World Cup 2014

The Love of the Game

The author of the Soccer Sisters series talks to TFK about the sport and her characters

June 05, 2014
COURTESY IN THIS TOGETHER MEDIA

Andrea Montalbano talks about her Soccer Sisters, and her love of the game.

Many of the world’s best professional male soccer players will compete in the Men’s World Cup this summer in Brazil. Next summer, in 2015, women will get their shot at the Women’s World Cup tournament in Canada. But every year, millions of boys and girls of all ages play the game on organized sports teams.

Author Andrea Montalbano played soccer growing up and was captain on her team at Harvard University. Now, she coaches her kids. She taps into these experiences in her current middle-grade series, Soccer Sisters, which is a follow-up to her book Breakaway. Each book—the first two are Lily Out of Bounds and Vee Caught Offside—follows one girl on the Bombers soccer team as she plays tough on the team and deals with different challenges off of the field. Publisher In This Together Media, which aims to tell stories about realistic female characters, will release the third book, Tabitha One on One, this fall. TFK spoke to Montalbano about the series.

Andrea Montalbano played as captain for her Harvard University soccer team in 1989.

COURTESY ANDREA MONTALBANO
Andrea Montalbano played as captain for her Harvard University soccer team in 1989.

TFK:

What inspired the Soccer Sisters series?

MONTALBANO:

I decided to follow the old adage of “write what you know.” Deciding to write about a soccer player was easy, and I really didn't see many books in that genre for girls. There are sports books [about boys] but not that many about girls.

TFK:

Which Bomber girl do you relate to most?

MONTALBANO:

Lily is probably my truest voice. I often get asked if I am writing about myself, or my daughter because her name is Lily, too. It’s really probably a little bit of everything—a lot of my own personal soccer memories and a lot of my own voice in Lily.

TFK:

How did you come up with the Bomber’s Soccer Sisters Team Code?

MONTALBANO:

I wrote a version of it, but I'm a mom now and so my version was very mom-sounding: don’t do this and don’t do that. So I sent it to a friend of mine whose daughter was playing soccer [on a team] in Alexandria, Virginia. I thought it would be more authentic, and they did such a great job. They wrote it based upon what I was trying to do. One of my favorites is “always bring your snacks,” which I think is about responsibility. And the other one is “beat the boys in recess soccer.”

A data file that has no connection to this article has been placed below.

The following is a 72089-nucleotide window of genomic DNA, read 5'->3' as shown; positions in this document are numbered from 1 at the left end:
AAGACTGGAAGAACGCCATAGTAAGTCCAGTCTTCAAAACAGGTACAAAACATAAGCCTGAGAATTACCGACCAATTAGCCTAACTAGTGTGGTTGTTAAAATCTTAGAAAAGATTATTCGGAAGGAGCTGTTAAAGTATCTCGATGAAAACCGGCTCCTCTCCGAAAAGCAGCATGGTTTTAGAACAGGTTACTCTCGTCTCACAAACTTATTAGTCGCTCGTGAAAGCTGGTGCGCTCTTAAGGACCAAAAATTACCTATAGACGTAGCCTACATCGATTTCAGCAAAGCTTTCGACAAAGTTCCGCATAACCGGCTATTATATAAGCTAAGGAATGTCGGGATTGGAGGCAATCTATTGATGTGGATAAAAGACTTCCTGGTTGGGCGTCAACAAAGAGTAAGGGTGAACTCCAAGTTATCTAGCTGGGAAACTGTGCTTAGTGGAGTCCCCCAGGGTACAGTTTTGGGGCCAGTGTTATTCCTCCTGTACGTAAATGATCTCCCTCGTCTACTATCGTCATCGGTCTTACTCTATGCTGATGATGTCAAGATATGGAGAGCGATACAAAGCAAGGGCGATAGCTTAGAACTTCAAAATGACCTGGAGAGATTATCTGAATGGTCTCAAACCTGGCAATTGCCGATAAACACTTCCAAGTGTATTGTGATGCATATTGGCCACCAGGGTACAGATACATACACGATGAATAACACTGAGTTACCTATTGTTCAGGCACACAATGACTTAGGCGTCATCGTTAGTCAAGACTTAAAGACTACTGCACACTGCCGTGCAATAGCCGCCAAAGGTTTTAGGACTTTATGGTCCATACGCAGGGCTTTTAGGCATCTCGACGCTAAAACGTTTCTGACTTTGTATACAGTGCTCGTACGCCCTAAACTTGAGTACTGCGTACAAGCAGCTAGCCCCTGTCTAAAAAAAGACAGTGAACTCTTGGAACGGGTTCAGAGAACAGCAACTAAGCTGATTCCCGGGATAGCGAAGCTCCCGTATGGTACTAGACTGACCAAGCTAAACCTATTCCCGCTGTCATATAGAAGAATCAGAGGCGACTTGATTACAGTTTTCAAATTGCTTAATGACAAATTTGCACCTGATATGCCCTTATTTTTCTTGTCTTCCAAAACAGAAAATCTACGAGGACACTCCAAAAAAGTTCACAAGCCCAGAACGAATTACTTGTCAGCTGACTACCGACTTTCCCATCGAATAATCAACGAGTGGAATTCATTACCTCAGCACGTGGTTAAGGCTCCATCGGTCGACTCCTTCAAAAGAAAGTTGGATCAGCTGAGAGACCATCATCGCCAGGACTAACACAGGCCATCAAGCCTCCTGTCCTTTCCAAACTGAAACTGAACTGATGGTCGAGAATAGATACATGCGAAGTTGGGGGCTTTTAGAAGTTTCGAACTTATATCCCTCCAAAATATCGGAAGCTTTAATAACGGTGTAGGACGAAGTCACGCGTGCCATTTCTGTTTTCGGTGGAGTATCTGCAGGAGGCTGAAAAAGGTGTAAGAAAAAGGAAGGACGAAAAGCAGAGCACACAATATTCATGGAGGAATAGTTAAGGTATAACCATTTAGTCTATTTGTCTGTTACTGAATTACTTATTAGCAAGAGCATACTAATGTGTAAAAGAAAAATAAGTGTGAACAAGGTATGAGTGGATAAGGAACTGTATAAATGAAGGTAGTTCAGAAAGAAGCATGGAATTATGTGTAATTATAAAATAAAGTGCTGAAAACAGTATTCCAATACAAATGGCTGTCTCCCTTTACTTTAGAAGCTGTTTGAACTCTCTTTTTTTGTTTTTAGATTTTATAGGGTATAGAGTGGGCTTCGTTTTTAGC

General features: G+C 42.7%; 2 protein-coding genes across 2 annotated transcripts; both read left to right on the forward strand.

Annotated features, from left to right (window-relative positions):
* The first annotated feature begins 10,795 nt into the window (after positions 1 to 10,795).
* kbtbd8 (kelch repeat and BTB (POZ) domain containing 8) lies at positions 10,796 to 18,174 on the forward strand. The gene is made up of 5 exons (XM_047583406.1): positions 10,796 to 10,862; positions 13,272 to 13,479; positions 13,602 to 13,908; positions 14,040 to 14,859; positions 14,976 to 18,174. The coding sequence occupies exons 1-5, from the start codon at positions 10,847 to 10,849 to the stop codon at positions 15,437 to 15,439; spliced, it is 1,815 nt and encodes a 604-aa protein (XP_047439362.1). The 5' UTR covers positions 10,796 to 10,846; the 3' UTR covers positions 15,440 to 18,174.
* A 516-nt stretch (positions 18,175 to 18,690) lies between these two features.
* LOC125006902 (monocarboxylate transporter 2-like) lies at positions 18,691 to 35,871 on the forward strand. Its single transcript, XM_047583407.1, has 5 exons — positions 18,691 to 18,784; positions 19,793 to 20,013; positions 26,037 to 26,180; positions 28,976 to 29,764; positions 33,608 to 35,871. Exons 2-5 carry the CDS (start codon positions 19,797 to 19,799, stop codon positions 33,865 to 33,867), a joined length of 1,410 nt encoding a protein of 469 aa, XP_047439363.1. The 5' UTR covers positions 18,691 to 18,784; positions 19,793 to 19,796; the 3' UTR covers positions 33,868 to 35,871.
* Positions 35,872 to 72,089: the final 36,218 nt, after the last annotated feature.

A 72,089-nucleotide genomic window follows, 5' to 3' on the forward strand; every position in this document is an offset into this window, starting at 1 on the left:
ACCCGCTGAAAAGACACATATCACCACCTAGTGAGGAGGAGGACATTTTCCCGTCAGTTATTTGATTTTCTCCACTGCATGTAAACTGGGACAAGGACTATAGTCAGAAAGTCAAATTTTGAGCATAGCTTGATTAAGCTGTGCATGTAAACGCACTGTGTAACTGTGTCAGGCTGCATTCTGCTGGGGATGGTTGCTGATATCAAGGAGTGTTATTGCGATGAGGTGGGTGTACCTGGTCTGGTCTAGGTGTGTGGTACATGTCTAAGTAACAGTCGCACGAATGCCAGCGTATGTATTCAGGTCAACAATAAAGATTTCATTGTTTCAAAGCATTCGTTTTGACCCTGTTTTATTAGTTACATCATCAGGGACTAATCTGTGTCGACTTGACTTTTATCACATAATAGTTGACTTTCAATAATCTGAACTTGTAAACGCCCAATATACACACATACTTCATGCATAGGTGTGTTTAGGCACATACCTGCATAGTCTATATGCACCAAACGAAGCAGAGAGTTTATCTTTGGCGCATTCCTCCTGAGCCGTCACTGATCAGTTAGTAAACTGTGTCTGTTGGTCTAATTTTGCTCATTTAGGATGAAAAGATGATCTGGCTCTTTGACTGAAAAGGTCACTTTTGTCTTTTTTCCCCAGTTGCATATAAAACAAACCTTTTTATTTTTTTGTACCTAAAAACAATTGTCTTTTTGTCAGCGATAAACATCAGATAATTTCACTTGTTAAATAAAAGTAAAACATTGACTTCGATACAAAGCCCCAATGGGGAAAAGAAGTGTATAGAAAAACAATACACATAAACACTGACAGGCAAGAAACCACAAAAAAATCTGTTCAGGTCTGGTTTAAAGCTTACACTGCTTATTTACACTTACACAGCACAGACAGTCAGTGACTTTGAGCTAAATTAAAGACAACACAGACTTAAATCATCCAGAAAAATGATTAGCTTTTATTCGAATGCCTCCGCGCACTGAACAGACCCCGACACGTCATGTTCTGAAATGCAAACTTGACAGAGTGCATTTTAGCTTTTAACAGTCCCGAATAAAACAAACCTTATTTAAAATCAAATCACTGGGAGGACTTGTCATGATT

TFK:

Would you encourage a real youth team to try to adopt the code?

Montalbano (right) and World Cup soccer champ Brandi Chastain (center), who is the official spokesperson for Soccer Sisters, meet with fans.

COURTESY ANDREA MONTALBANO
Montalbano (right) and World Cup soccer champ Brandi Chastain (center), who is the official spokesperson for Soccer Sisters, meet with fans.

MONTALBANO:

I think they could either adopt them or make their own. Every team has their own needs. If they were to make their own, they would probably feel more connected to it.

TFK:

In Lily Out of Bounds, Colby tells the girls they need to play dirty. What advice would you give kids about that?

MONTALBANO:

There was a scene in the last Women's World Cup [where a player faked a bad injury near the end of the game to try to gain an advantage]. It made me so upset. I took that scene pretty much directly and used it for Colby. I know that gamesmanship is a part of sports—it’s ok if you are going to run out the clock—but sportsmanship has to trump gamesmanship anytime.

TFK:

What tips would you give kids for improving their game?

MONTALBANO:

Play with the ball. Play with it in the yard against the wall. The more comfortable you are with the ball on any part of your foot or thigh or head, you’ll feel better on the field. And keep it fun. Sometimes you see games get out of hand [from] competitiveness.

TFK:

What kind of reaction have you received from boys who have read your books?

MONTALBANO:

I think sometimes they shy away because it’s [called] Soccer Sisters. But I think when they read the soccer action, I get a little street cred because it’s clear that it’s written by someone who has played a lot of soccer. Once they read it, they are more enthusiastic than some of the girls. At the end of the day, it’s about the game.

TFK:

What issues will Tabitha face in the new book?

MONTALBANO:

In Tabitha One on One, I am trying to take the message a little more global because of the World Cup. She goes to a sleep-away camp and one of the coaches there is a Brazilian player and they just struggle to get field time. The beauty of [the U.S.] is that girls can take it all the way to the professional level. In every town, you can see girls playing soccer in groups. They have so much support. It’s about Tabitha’s one-on-one struggle with not taking her opportunities for granted.

TFK:

Why do you think soccer is so popular around the world?

MONTALBANO:

It’s played everywhere and anywhere and all you need is a ball! In some places they just take a bunch of fabric and tie it up with rubber bands to make a ball. There’s beauty in simplicity. While soccer can be complicated =and take a lifetime to master, at the end of the day it's really about running around and kicking, and it’s a lot of fun!


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